Tahoe Forest Children’s Center receives national five-star rating for excellence in 43 standards | SierraSun.com

Tahoe Forest Children’s Center receives national five-star rating for excellence in 43 standards

Special to the Sun

TAHOE/TRUCKEE – Tahoe Forest Children’s Center (TFCC) is the first Children’s Center in Eastern Nevada County to receive a Quality 5-Star Rating Certification from the Quality Star Rating initiative, administered through the Child Care Coordinating Council. The recognition came after the completion of a pilot program designed to evaluate quality care environments for infants and children of Nevada County families.

“What this means is that each classroom performs at a very high quality in 43 standard areas such as curriculum, safety, environment, relationships, hygiene, child’s health, to name a few,” said Rebekah Shurtleff, director, Tahoe Forest Children’s Center. “We proudly display our 5-Star Certification and strive daily to exceed those standards.”

The Quality Star Rating initiative (administered through the Child Care Coordinating Council), invites child care programs to participate in a rigorous process to evaluate the environment of care provided. Funded by First 5 Nevada County, assessment is made through observation and considers the interactions, experiences, materials and activities available to children using a nationally recognized tool developed at the University of North Carolina (Early Childhood Environmental Rating Scale or ECERS).

The February 2009 issue of On The Capital Doorstep included an article “Quality Rating System Lessons Learned” and stated: “Studies regarding early care and education are continuously showing high-quality care produces ‘positive developmental outcomes for children’ and is a critical factor in a child’s readiness for school. This voluntary program has been designed to educate child care providers to utilize a tool to look at the quality of the environment and to support parents in identifying quality child care.”

This rating system is just one tool available to help families evaluate quality child care. American consumers are accustomed to using a number of stars when automobile safety, hotels, restaurants and movies – making the Quality Star Rating a familiar measuring stick.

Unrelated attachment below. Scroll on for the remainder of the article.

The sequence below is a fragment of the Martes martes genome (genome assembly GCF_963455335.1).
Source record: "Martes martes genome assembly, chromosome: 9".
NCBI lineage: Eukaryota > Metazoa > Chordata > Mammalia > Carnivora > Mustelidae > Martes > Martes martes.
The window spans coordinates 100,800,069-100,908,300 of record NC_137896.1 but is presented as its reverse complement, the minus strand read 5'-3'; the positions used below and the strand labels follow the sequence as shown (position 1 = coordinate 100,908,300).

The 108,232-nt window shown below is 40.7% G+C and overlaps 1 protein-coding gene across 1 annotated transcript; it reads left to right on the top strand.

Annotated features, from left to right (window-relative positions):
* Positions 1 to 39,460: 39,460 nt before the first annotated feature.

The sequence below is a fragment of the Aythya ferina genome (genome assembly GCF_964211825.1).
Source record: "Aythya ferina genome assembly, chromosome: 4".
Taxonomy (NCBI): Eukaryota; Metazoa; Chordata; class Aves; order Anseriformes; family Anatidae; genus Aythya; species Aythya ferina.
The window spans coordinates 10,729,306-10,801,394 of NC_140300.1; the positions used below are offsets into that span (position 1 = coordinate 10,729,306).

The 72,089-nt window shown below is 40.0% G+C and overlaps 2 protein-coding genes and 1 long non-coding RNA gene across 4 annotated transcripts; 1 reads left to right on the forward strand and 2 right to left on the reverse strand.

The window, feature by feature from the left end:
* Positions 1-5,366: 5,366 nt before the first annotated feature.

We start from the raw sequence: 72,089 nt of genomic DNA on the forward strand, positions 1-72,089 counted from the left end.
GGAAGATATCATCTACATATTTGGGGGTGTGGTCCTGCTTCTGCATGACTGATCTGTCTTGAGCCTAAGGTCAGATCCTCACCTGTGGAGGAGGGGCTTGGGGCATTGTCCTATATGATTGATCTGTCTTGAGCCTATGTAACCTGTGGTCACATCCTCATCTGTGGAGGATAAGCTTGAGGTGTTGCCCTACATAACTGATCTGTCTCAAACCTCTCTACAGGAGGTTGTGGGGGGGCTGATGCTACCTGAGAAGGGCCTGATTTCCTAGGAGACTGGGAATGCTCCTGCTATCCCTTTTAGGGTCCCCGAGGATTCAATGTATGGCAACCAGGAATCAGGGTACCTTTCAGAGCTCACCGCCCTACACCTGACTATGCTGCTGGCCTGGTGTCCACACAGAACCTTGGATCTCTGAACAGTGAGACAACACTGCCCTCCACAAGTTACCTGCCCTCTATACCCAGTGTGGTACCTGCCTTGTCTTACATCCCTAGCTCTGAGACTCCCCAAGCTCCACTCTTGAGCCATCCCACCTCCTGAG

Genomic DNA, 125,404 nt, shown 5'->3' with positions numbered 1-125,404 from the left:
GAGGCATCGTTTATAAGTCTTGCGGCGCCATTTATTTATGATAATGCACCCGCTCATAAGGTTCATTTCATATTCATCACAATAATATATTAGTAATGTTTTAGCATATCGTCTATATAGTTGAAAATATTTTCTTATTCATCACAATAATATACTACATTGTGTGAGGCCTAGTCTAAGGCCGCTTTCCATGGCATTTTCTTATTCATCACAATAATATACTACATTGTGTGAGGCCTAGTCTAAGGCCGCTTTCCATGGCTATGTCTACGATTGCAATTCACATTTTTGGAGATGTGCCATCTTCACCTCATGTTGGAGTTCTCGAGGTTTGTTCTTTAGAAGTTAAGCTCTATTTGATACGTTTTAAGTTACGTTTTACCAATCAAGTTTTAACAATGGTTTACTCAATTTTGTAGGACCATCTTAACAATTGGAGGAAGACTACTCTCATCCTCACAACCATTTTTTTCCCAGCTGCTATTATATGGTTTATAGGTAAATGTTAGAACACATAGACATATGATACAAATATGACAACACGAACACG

“Research shows that a child’s brain develops most dramatically in the first five years of life. What parents and caregivers do during these years to support their child’s growth will have a meaningful impact throughout life,” said Marcia Westbrook, child care coordinator, Nevada County. “The quality of care affects the way children think, learn and behave, and educated, quality care increases the likelihood of success in school and later in life. A high quality program has the capability of promoting trust, autonomy and a true sense of happiness and well-being in children.”

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Nevada County’s Star Rating Program was born from the collaborative efforts of a number of agencies and programs committed to ensuring that Nevada County children have access to quality care. Currently, all but four states have implemented, or are in the process of designing or piloting, a Quality Rating and Improvement System (QRIS). In California there are several ideas in the design stage, and a number of counties have already established such systems.

For more information contact: Quality Star Rating, c/o Child Care Coordinating Council, 640 E. Main Street, Suite 3 in Grass Valley at 530-271-0258.

For more information about Tahoe Forest Health System and Tahoe Forest Children’s Center, visit http://www.tfhd.com. Tahoe Forest Children’s Center was established in 1991.

-Submitted to aedgett@sierrasun.com